“This unwelcoming experience from customers did not stop me from working hard and proving myself. This first-hand experience has encouraged me to be openminded and have dedication to welcoming all customers.”

Read more about Mann’s story here.

Te Arkinui Pullman Auckland Airport Hotel Executive Chef, Nancye Pirini, on her experiences of inclusivity in the hotel industry:

Nancye Pirini, Te Arkinui Pullman Auckland Airport Hotel

“In my personal experiences, there have been instances where I felt overlooked, for reasons unknown, leading to subpar treatment for me and my family as paying customers,” Pirini said.

“On the flip side, I’ve also encountered exceptional service from individuals in the industry who go above and beyond, making me feel like a VIP in their establishment. The key for me is remembering where I’m welcomed and appreciated – and supporting those businesses – that’s what matters most.”

Read more about Pirini’s story here.

Quest Watergardens Business Owner, Gazal Kamali, on being taken seriously in business:

Gazal Kamali, Quest Watergardens Business Owner

“As a woman in business, I’ve had to stand behind men to be considered for the role of a ‘business owner’, so much so that there was an understanding that the man would be the front face of the business while I ran the business once everything was signed,” Kamali said.

“The very best that I could hope for was to stand alongside a man, but never alone on my own.

“Now, as the face of my business, I’ve had people ask me countless times where the male counterpart is within my business. “Where’s your boyfriend? Husband? Partner? Are they here with you?”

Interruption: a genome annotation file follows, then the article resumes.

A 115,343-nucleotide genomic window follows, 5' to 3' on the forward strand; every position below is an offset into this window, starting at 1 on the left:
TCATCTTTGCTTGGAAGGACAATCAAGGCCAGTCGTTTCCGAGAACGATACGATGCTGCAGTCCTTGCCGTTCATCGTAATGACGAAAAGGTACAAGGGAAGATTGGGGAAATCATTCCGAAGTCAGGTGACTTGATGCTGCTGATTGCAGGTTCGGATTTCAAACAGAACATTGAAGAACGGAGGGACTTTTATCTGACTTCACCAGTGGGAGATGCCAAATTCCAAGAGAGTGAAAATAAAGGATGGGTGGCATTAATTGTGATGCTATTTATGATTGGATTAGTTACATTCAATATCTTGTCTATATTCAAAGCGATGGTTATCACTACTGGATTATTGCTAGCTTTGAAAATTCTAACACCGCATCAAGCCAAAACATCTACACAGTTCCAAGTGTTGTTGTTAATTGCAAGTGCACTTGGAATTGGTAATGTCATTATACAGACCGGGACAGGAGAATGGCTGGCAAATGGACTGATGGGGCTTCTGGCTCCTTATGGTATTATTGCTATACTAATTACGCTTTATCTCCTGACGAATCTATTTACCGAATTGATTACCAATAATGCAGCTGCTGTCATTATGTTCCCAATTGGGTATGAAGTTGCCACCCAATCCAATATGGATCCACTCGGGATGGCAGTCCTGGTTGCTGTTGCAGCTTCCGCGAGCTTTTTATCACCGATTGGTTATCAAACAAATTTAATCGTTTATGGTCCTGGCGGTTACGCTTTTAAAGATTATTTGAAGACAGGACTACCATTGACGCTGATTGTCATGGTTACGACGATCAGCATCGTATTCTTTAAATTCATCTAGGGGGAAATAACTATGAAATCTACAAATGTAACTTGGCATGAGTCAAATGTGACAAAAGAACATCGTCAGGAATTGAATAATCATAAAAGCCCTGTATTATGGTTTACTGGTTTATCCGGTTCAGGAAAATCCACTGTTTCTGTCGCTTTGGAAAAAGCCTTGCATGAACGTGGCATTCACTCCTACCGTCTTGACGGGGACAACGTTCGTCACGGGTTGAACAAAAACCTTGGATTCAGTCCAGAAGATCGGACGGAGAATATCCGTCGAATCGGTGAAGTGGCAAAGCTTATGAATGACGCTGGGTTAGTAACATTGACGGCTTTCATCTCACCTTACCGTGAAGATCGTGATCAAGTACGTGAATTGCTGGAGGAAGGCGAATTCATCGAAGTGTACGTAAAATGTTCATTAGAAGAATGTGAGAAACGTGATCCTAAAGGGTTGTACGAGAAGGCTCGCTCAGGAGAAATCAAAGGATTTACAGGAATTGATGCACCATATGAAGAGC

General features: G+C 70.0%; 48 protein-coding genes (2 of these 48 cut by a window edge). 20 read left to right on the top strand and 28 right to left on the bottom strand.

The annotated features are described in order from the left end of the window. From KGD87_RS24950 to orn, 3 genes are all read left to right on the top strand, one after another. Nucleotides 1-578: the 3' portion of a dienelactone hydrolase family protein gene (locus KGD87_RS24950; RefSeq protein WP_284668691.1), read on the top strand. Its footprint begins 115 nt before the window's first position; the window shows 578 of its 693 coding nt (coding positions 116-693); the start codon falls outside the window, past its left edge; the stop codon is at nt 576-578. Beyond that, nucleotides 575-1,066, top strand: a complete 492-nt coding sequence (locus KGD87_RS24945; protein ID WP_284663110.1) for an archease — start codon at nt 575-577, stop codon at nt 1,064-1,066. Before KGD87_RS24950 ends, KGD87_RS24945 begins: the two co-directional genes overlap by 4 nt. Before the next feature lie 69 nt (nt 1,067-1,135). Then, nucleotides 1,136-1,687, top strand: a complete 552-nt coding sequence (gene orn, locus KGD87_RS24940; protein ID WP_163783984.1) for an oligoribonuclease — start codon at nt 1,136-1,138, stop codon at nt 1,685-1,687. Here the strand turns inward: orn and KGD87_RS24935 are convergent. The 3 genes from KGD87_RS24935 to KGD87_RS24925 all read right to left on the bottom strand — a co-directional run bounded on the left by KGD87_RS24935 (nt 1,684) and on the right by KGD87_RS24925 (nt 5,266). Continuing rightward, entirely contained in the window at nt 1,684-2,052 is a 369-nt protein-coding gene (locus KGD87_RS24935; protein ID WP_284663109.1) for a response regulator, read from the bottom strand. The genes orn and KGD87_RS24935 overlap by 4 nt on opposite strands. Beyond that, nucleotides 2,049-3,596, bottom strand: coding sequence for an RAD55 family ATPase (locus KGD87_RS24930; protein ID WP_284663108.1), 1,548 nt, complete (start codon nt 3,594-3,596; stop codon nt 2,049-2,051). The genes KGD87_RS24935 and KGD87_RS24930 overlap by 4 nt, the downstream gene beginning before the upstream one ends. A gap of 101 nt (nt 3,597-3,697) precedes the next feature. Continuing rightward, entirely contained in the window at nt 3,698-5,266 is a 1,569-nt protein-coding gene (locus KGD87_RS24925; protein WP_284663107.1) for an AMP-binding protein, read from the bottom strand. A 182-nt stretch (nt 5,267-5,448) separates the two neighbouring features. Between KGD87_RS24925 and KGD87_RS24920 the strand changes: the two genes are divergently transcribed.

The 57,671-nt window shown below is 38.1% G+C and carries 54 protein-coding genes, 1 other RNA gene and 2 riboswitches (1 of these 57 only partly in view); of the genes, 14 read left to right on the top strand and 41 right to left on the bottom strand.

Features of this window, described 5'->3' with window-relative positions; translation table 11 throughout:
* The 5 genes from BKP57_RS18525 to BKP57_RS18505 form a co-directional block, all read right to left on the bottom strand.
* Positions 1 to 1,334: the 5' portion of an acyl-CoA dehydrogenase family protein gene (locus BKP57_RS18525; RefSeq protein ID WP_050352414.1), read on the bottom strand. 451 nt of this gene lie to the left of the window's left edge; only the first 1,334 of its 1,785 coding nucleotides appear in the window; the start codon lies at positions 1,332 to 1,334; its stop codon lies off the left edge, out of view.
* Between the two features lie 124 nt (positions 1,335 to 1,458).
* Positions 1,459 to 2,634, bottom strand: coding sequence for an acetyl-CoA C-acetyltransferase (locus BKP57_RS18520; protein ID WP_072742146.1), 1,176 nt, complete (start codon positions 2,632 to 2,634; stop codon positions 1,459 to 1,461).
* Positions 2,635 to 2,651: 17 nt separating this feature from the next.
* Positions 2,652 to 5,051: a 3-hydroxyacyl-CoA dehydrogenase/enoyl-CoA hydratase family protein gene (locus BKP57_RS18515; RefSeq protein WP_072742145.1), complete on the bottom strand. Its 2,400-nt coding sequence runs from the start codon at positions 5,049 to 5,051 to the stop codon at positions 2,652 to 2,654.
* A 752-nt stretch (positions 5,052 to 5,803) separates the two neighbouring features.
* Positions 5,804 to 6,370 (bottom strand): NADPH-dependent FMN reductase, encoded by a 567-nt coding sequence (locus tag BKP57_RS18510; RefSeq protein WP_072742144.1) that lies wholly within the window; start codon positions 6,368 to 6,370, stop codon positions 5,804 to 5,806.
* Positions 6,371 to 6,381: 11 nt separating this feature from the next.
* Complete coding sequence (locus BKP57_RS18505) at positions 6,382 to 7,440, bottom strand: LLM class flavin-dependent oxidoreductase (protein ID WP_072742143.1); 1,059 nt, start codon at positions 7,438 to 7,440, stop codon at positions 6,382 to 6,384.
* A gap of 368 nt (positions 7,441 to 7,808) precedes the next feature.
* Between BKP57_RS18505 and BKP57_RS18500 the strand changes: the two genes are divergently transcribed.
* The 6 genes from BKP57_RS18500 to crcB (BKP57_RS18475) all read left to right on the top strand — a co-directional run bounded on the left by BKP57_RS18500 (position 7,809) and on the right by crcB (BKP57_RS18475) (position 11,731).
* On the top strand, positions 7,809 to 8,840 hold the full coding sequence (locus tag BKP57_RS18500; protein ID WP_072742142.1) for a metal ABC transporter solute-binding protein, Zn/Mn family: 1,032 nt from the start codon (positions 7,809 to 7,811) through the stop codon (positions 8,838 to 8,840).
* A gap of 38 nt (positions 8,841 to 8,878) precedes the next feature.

“When I tell them it’s just me, there’s often a look of confusion, and they’ll ask me the follow-up question of whether my dad (never my mother) funded me. This is beyond infuriating, but nonetheless, it is the standard belief about women in business.”

Read more about Kamali’s story here.

Sheraton Grand Sydney Hyde Park General Manager, Janet McNab, on building the female fraternity in the hotel industry and supporting under-represented women:

Janet McNab, Sheraton Grand Sydney Hyde Park

“The hotel industry is one of the most proactive in promoting inclusivity when compared to other industries that traditionally attract a predominantly male workforce, like mining and construction, for example.

“There are many functional areas in hotels where women thrive – operations, finance, sales, marketing and importantly, in senior management.

“The female “fraternity” has spread throughout the entire hospitality business; it’s certainly no longer confined to commercial roles. It’s one of my passion points – mentoring and championing emerging leaders, especially under-represented women.”

Read more from McNab here.

TFE Hotels Regional General Manager NSW and ACT, Emma Soutter, on navigating conscious and unconscious bias:

Emma Soutter, TFE Hotels

“I’ve been told that I needed to “wear more pink and flowers” because what I wear can be intimidating to men,” said Soutter

“It’s just crazy! As intelligent beings, we need to have to recognise that there is an underlying unconscious bias and remember that just because you’re told that’s the way it should be by someone in a position of power, doesn’t mean it is the right thing.”

Read more about Soutter’s story here.

Search #IWD2024 on HM for more stories in our 2024 International Women’s Day series. More stories to come.